New York Times profiles Indian returnees
The New York Times has published an interesting article featuring several professionals of Indian origin who quit successful careers abroad and returned to India. As the article indicates, several of the returnees are venturing beyond their lives in "gated colonies" and making a positive change to their wider social environment.
Here's one from the many examples in the article:
A radiologist, Dr. Kalyanpur had resigned himself to a significant pay drop upon his return. Then he proved to Yale that he could accurately read CT scans and other images transmitted via broadband to India. He began working for them from afar before starting his own business, Teleradiology Solutions Inc., in 2002.
He spends his days reading images for the emergency room nightshifts of about 40 American hospitals, compensating for the shortfall of nighttime radiologists in the United States, and being compensated at near-American salary levels. His partner, like him, is American-trained; at least two more Indian-born radiologists are moving back from the United States to work with them.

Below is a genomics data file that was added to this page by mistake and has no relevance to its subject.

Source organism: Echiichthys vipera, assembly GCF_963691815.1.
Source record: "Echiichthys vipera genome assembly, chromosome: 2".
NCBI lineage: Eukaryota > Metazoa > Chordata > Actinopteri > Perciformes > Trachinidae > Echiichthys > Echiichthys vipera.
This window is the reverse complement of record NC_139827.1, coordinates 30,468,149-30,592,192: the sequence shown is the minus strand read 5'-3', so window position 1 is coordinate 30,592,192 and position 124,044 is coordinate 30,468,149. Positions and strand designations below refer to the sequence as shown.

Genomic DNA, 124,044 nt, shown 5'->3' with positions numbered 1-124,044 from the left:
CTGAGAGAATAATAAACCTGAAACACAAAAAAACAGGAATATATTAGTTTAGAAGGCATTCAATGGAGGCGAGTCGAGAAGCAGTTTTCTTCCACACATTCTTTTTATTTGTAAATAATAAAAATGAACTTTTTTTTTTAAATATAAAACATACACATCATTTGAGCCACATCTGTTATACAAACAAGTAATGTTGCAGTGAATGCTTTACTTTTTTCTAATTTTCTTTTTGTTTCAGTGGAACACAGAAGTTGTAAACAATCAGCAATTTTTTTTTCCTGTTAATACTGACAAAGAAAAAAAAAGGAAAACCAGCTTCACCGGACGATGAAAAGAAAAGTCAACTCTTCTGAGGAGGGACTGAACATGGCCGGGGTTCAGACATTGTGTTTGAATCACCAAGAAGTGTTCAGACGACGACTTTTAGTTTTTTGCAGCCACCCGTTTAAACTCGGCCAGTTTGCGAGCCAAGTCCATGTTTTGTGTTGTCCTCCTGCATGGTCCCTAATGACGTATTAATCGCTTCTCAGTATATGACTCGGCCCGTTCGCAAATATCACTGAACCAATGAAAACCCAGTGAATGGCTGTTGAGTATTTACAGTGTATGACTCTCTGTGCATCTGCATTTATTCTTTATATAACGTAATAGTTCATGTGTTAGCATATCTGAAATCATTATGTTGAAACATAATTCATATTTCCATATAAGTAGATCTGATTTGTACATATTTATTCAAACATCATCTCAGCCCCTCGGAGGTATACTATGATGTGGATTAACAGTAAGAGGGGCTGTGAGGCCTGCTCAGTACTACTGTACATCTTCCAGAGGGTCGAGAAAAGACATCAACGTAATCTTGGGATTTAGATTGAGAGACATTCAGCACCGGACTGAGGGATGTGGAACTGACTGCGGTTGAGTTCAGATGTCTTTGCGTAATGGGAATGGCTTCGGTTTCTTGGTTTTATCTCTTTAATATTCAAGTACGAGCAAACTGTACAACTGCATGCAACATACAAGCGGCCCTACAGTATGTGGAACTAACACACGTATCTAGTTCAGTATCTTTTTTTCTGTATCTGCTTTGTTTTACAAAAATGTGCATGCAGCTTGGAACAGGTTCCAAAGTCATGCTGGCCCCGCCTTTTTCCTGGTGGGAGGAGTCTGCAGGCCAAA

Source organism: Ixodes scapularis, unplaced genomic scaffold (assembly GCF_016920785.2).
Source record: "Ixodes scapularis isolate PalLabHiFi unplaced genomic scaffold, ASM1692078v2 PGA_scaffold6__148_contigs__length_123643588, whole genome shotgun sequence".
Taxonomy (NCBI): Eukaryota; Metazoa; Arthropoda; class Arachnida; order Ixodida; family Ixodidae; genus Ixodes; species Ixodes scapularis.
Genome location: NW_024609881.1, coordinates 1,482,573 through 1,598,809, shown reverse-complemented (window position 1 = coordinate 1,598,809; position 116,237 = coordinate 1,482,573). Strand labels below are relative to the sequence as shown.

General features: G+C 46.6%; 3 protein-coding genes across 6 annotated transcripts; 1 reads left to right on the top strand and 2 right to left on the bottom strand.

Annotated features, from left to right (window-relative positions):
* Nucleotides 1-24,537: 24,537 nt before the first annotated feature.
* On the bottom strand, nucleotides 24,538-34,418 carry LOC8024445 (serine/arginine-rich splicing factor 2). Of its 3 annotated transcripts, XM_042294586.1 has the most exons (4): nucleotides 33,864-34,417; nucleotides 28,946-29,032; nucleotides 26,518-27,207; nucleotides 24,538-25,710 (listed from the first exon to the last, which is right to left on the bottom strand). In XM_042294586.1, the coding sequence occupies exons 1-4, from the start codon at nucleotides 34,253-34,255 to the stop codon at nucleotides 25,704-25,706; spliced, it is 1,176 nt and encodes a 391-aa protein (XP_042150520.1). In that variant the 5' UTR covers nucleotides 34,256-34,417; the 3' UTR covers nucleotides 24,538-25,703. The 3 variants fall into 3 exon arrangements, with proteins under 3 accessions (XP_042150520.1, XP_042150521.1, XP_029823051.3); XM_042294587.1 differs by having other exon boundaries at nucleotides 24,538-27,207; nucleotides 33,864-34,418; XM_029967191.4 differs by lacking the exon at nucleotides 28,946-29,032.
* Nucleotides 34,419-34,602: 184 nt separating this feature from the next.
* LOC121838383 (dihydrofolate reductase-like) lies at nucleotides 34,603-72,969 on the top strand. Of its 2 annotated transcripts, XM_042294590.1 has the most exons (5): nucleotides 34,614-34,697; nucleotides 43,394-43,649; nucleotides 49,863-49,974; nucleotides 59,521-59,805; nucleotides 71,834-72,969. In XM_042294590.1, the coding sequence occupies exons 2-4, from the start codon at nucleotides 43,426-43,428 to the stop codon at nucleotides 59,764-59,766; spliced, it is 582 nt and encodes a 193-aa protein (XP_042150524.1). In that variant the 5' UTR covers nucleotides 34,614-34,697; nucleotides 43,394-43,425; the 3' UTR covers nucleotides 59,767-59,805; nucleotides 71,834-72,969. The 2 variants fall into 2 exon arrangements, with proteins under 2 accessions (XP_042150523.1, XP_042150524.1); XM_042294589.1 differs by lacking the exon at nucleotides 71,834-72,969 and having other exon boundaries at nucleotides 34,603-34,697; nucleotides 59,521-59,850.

"India always suffered from the cream of its medical community migrating overseas," he said. "Now there is the possibility to go back."
India changed in the time Dr. Kalyanpur, 39, was away. Where it once took a year to get a phone connection, it may now take a day.
But he changed as well. He and his wife gravitated to Bangalore, where neither of them had ever lived, in part for the cosmopolitanism in its pubs and cultural life. Regent Place drew them because many European expatriates also live there.
"It makes the transition easier," he said.
On his return, India's poverty loomed up at him, and he and his wife grapple with how to deal with it. They raised money to put a playground in the government school in the village across from their housing complex, and are doing the same for another school nearby.
It is a small attempt to bridge India's great and growing gulf. On a Saturday, children with want visible in thin faces, in bare feet and tattered uniforms, scaled the swing set bought by the returnees, whose own children played across the street inside Regent Place.
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